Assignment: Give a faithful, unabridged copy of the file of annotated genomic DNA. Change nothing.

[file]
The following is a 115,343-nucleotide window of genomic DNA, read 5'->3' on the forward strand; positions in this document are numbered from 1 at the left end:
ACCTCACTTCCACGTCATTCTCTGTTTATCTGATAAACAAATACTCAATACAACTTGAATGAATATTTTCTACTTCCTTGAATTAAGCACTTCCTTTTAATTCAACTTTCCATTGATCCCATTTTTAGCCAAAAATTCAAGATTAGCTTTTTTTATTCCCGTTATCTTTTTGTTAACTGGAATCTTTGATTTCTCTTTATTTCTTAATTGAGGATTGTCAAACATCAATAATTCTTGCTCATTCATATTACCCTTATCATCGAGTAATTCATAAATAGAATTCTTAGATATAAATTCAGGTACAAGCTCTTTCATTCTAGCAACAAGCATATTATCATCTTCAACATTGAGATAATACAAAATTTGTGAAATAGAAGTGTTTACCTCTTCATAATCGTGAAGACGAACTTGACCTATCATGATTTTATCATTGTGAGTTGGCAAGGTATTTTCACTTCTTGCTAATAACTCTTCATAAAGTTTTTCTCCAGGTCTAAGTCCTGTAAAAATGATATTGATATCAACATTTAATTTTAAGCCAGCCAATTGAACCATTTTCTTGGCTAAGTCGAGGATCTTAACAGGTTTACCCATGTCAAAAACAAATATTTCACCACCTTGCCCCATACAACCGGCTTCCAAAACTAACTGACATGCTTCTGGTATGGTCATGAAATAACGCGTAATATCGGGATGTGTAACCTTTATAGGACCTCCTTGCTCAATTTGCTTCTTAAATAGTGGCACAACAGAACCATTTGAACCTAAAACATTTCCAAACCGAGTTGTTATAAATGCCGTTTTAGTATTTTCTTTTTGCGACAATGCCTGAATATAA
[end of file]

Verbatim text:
The following is a 115,343-nucleotide window of genomic DNA, read 5'->3' on the forward strand; positions in this document are numbered from 1 at the left end:
ACCTCACTTCCACGTCATTCTCTGTTTATCTGATAAACAAATACTCAATACAACTTGAATGAATATTTTCTACTTCCTTGAATTAAGCACTTCCTTTTAATTCAACTTTCCATTGATCCCATTTTTAGCCAAAAATTCAAGATTAGCTTTTTTTATTCCCGTTATCTTTTTGTTAACTGGAATCTTTGATTTCTCTTTATTTCTTAATTGAGGATTGTCAAACATCAATAATTCTTGCTCATTCATATTACCCTTATCATCGAGTAATTCATAAATAGAATTCTTAGATATAAATTCAGGTACAAGCTCTTTCATTCTAGCAACAAGCATATTATCATCTTCAACATTGAGATAATACAAAATTTGTGAAATAGAAGTGTTTACCTCTTCATAATCGTGAAGACGAACTTGACCTATCATGATTTTATCATTGTGAGTTGGCAAGGTATTTTCACTTCTTGCTAATAACTCTTCATAAAGTTTTTCTCCAGGTCTAAGTCCTGTAAAAATGATATTGATATCAACATTTAATTTTAAGCCAGCCAATTGAACCATTTTCTTGGCTAAGTCGAGGATCTTAACAGGTTTACCCATGTCAAAAACAAATATTTCACCACCTTGCCCCATACAACCGGCTTCCAAAACTAACTGACATGCTTCTGGTATGGTCATGAAATAACGCGTAATATCGGGATGTGTAACCTTTATAGGACCTCCTTGCTCAATTTGCTTCTTAAATAGTGGCACAACAGAACCATTTGAACCTAAAACATTTCCAAACCGAGTTGTTATAAATGCCGTTTTAGTATTTTCTTTTTGCGACAATGCCTGAATATAA